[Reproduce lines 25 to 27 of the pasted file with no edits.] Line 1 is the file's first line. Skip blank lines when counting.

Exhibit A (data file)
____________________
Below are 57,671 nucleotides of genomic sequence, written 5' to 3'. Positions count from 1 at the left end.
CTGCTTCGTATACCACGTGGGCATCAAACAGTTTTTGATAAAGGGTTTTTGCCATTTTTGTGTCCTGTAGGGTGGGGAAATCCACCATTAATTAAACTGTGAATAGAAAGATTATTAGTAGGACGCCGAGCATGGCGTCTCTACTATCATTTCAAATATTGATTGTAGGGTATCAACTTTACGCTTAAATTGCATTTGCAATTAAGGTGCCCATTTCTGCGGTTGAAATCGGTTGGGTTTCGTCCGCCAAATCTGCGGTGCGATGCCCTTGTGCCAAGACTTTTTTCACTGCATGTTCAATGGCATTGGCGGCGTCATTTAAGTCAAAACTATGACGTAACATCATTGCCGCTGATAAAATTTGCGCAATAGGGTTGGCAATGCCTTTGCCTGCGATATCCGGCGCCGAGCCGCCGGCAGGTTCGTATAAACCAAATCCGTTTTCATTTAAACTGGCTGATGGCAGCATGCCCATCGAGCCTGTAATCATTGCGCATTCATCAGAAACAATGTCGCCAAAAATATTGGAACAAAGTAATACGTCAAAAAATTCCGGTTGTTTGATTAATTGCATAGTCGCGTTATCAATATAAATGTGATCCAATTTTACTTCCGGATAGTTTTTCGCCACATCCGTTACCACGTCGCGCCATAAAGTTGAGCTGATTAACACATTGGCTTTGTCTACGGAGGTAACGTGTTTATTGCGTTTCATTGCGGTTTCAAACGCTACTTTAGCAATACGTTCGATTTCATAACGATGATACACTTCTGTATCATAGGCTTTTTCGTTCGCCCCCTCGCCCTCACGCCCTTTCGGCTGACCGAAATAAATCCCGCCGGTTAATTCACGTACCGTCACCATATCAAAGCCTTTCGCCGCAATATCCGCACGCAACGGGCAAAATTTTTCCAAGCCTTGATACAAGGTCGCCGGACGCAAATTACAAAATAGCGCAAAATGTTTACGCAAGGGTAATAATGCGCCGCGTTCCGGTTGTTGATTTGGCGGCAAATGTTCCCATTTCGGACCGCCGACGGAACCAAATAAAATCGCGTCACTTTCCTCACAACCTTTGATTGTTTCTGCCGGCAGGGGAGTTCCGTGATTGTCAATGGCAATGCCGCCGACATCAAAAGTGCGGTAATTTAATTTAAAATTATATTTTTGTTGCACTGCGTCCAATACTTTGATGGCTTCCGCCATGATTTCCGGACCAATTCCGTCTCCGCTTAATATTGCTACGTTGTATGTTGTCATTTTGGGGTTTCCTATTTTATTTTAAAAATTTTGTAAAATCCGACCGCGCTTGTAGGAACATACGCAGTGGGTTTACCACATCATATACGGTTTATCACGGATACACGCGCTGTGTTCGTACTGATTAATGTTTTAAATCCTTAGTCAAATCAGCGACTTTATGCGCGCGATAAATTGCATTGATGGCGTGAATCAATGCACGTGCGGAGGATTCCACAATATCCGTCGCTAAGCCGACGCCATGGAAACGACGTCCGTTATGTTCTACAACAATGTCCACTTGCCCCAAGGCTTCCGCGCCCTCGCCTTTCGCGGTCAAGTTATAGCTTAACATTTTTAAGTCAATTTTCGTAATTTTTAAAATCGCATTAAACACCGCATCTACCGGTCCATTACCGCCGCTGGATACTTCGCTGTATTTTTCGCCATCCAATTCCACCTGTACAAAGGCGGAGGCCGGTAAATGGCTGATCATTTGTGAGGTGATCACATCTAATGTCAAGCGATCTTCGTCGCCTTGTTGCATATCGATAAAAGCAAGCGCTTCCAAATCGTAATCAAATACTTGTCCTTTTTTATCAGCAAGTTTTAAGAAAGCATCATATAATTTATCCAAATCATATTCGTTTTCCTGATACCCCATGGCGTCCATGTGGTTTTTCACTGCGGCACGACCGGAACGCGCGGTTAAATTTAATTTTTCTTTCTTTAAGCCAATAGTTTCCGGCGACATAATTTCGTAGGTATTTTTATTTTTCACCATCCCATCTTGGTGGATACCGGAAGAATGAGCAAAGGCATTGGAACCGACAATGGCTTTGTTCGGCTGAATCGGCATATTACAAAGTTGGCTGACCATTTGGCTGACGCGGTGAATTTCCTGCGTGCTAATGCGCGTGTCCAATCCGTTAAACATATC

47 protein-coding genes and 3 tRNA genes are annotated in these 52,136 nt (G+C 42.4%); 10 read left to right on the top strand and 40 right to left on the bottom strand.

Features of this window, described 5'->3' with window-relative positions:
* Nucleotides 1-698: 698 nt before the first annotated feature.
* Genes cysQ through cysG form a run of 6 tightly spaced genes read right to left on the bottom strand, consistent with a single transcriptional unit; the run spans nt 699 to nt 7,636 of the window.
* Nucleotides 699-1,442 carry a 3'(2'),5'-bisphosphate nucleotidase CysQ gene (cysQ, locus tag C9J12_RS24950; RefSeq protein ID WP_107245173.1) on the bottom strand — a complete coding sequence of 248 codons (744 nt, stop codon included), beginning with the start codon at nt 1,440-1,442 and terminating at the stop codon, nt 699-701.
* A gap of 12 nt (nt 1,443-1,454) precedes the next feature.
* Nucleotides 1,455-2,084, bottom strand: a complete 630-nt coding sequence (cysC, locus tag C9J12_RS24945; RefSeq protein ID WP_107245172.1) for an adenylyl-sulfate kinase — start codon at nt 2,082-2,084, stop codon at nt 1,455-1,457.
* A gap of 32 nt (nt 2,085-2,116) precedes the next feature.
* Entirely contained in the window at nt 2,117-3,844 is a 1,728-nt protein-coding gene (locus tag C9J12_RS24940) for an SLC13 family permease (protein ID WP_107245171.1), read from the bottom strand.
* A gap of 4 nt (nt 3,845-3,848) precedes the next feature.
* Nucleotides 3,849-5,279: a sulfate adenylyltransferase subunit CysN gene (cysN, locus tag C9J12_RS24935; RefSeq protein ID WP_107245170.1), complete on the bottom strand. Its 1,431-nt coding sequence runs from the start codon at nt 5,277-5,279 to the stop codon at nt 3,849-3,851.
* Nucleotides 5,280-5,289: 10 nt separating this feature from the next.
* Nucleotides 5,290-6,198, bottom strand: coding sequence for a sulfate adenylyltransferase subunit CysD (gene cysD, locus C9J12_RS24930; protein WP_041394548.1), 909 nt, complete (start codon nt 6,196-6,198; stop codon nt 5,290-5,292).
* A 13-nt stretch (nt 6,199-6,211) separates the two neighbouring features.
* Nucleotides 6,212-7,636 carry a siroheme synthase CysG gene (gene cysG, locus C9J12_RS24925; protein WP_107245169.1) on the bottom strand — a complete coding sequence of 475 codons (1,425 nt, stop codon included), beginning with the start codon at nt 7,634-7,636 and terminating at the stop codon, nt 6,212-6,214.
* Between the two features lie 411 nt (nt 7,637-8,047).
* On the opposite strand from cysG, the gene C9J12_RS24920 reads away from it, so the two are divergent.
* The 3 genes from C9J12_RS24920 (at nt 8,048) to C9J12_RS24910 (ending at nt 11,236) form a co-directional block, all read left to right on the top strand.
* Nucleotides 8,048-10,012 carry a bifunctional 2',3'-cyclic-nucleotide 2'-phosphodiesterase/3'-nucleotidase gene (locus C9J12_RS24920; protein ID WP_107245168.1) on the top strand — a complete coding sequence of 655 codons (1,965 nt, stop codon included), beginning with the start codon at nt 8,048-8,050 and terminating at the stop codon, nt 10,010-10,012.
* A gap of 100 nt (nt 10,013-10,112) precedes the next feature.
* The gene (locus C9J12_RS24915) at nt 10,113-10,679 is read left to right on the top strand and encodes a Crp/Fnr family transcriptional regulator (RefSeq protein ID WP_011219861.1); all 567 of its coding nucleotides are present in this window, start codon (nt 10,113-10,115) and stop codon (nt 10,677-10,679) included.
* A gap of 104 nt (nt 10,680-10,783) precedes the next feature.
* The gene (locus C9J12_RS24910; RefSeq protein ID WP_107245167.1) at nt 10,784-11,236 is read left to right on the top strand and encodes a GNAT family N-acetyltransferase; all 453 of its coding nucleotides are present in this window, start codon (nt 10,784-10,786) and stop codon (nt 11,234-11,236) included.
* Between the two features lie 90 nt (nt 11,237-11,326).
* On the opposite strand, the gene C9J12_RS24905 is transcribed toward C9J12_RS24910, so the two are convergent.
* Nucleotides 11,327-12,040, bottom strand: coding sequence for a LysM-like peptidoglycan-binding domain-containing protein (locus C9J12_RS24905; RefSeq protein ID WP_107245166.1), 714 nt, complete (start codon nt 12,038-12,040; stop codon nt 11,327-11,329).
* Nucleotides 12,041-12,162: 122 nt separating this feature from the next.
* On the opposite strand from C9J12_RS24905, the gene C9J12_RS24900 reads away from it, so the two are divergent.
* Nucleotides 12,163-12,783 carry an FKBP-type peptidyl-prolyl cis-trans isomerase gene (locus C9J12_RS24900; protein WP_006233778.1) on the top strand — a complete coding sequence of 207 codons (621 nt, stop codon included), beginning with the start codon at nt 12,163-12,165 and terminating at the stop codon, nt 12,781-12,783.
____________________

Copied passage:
* The gene (locus C9J12_RS24910; RefSeq protein ID WP_107245167.1) at nt 10,784-11,236 is read left to right on the top strand and encodes a GNAT family N-acetyltransferase; all 453 of its coding nucleotides are present in this window, start codon (nt 10,784-10,786) and stop codon (nt 11,234-11,236) included.
* Between the two features lie 90 nt (nt 11,237-11,326).
* On the opposite strand, the gene C9J12_RS24905 is transcribed toward C9J12_RS24910, so the two are convergent.